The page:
As one passes beyond the place of the midday, the Ethiopian land is that which extends furthest of all inhabited lands towards the sunset. This produces both gold in abundance and huge elephants and trees of all kinds growing wild and ebony, and men who are of all men the tallest, the most beautiful and the most long-lived.
Herodotus’ Histories book 3, chap. 114
Kush, Nubia and the Sudan
According to Herodotus, who wrote these words in the 5th century BC, the mysterious Ethiopia (Aithiopiae), “a land of people with sunburnt faces”, stretched from the Sahara to India, but its heartland was in the northern and central part of modern day Sudan. Over the last five millennia of its history the region was known under various names: the ancient Egyptians called it Ta-Sety (“Land of the Bow”), the land of Wawat , and later the land of Kush. The word “Nubia” appeared only during the Roman period and it might have been derived from a garbled Egyptian word nebu, which means gold. Paradoxically, however, we do not know what the indigenous inhabitants called the place in their own language. Today, Nubia in a broader sense has become something of a synonym for northern Sudan. The name “Sudan” itself is only a few centuries old – it was given to this land by the Arabs who referred to the dark skin of the natives.
The land of six cataracts
The main elements of landscape in the middle section of the Nile are the six cataratcts – the largest of rock rapids. The fertile Nile valley is surrounded on both sides by rocky heights forming natural boundaries of the Eastern Desert and the Libyan Desert. The region is divided conventionally into Lower Nubia between the First and Second Cataracts, and Upper Nubia to the south of the Second Cataract. This division roughly corresponds to the course of modern day border between Egypt and the Sudan. However, both historical and geographical circumstances have made the two regions an inseparable whole, and to speak of each independently seems absolutely impossible.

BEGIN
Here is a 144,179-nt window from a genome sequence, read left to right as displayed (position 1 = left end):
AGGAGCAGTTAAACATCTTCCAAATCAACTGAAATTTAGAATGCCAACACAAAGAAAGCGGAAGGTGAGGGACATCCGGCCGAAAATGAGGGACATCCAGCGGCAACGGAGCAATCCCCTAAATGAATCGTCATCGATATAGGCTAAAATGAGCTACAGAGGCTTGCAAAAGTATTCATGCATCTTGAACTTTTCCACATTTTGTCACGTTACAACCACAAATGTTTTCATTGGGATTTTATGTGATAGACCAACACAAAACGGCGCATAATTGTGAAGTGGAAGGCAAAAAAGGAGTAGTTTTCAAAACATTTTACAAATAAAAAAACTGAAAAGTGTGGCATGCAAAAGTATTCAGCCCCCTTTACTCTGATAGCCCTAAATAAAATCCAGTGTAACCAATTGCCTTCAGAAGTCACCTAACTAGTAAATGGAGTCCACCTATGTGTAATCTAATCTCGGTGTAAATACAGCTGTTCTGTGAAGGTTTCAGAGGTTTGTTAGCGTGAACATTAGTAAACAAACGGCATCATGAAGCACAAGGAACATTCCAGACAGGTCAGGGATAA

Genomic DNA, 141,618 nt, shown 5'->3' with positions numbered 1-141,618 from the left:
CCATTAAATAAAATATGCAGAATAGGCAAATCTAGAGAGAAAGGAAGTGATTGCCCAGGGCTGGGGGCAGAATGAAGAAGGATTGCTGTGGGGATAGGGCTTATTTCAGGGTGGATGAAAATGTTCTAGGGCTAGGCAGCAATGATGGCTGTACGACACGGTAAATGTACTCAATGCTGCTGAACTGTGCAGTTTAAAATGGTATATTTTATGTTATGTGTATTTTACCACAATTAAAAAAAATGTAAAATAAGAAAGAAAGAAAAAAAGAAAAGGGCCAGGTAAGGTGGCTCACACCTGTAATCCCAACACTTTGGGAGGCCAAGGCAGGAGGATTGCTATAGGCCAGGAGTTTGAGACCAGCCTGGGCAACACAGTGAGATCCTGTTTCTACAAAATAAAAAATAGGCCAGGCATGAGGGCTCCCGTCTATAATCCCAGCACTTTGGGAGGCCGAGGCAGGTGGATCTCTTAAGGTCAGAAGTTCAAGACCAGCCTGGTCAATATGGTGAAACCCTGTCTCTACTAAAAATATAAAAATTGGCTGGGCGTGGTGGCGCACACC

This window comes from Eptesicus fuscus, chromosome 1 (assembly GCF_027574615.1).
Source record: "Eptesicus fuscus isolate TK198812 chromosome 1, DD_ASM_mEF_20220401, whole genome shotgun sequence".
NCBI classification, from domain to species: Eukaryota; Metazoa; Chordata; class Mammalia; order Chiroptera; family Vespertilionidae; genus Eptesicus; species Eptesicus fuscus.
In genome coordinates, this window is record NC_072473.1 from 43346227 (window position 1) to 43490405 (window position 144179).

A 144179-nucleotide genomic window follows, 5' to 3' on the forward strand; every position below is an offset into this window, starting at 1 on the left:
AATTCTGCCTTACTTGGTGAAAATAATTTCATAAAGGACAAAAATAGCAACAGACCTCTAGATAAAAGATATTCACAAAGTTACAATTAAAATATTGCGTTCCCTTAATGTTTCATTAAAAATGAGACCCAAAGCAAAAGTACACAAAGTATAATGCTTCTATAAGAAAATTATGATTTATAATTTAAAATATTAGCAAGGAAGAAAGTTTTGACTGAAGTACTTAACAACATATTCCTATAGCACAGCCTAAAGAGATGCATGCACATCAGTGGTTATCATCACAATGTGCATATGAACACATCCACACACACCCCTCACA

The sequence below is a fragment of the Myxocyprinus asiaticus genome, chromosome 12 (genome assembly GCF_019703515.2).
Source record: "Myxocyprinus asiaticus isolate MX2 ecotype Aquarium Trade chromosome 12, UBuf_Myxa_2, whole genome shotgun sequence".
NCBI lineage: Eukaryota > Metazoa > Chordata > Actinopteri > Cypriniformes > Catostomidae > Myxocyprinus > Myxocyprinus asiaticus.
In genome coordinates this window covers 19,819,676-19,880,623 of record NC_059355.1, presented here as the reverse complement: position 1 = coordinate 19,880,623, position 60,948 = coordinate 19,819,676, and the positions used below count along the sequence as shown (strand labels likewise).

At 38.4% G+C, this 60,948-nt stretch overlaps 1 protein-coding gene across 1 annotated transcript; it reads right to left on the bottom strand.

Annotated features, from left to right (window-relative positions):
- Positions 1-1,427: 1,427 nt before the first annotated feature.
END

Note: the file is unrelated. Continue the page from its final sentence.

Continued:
The rocky region of Batn-el-Hagar (“Belly of Rocks”) always formed a natural barrier against expansion from the north. Dongola Reach between the Third and Fourth cataracts has been densely populated since the antiquity, similarly as the fertile Butana, the region encircled by the course of the Nile and called “an isle” in the ancient times. Here the monotonous desert landscape gives way to sahel – a zone of transition between the Sahara and savannah. Finally, beyond the Sixth Cataract lies Khartoum, where the waters of the White Nile and the Blue Nile meet.
It was geographical location that made the Sudan a corridor and a crossing path for the routes of trade and culture exchange between the Mediterranean world and Africa, and between the Arabian Peninsula and the Sahara
The Sudan – the heritage of the past
“Nothing that happened in the past is irrevocably lost”, says an old Arab proverb. Dead cultures and civilizations may be buried in the sands of the desert for centuries until the hand of the archaeologist reveals them anew and brings them back to life. Yet some elusive, ethereal element of the past civilizations can be found in the people who today inhabit the land of ancient treasures.
This is the modern day Sudan– a country that became a successor of a glorious, distant past, which allows its inhabitants look to the future with hope.